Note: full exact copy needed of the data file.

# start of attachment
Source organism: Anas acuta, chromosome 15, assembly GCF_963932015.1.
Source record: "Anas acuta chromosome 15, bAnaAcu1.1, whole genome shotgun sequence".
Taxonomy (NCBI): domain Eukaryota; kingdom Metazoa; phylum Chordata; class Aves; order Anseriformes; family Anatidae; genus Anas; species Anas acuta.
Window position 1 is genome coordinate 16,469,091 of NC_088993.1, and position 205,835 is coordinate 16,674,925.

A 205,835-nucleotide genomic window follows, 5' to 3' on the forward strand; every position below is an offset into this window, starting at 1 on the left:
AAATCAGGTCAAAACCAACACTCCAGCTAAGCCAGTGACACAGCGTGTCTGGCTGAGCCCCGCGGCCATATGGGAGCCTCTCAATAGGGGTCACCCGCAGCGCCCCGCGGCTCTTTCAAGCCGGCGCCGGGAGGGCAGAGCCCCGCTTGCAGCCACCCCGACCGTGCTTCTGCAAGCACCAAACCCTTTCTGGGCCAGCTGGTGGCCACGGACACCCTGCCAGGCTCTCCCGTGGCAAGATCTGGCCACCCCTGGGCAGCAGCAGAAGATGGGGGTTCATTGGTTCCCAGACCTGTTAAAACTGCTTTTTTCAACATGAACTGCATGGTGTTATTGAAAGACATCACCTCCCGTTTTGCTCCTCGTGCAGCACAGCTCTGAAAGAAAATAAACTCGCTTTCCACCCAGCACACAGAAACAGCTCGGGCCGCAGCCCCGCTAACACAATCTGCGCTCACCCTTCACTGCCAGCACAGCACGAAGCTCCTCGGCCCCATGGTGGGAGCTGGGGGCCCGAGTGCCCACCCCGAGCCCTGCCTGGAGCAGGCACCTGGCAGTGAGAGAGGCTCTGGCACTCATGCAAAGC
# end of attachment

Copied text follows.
Source organism: Anas acuta, chromosome 15, assembly GCF_963932015.1.
Source record: "Anas acuta chromosome 15, bAnaAcu1.1, whole genome shotgun sequence".
Taxonomy (NCBI): domain Eukaryota; kingdom Metazoa; phylum Chordata; class Aves; order Anseriformes; family Anatidae; genus Anas; species Anas acuta.
Window position 1 is genome coordinate 16,469,091 of NC_088993.1, and position 205,835 is coordinate 16,674,925.

A 205,835-nucleotide genomic window follows, 5' to 3' on the forward strand; every position below is an offset into this window, starting at 1 on the left:
AAATCAGGTCAAAACCAACACTCCAGCTAAGCCAGTGACACAGCGTGTCTGGCTGAGCCCCGCGGCCATATGGGAGCCTCTCAATAGGGGTCACCCGCAGCGCCCCGCGGCTCTTTCAAGCCGGCGCCGGGAGGGCAGAGCCCCGCTTGCAGCCACCCCGACCGTGCTTCTGCAAGCACCAAACCCTTTCTGGGCCAGCTGGTGGCCACGGACACCCTGCCAGGCTCTCCCGTGGCAAGATCTGGCCACCCCTGGGCAGCAGCAGAAGATGGGGGTTCATTGGTTCCCAGACCTGTTAAAACTGCTTTTTTCAACATGAACTGCATGGTGTTATTGAAAGACATCACCTCCCGTTTTGCTCCTCGTGCAGCACAGCTCTGAAAGAAAATAAACTCGCTTTCCACCCAGCACACAGAAACAGCTCGGGCCGCAGCCCCGCTAACACAATCTGCGCTCACCCTTCACTGCCAGCACAGCACGAAGCTCCTCGGCCCCATGGTGGGAGCTGGGGGCCCGAGTGCCCACCCCGAGCCCTGCCTGGAGCAGGCACCTGGCAGTGAGAGAGGCTCTGGCACTCATGCAAAGC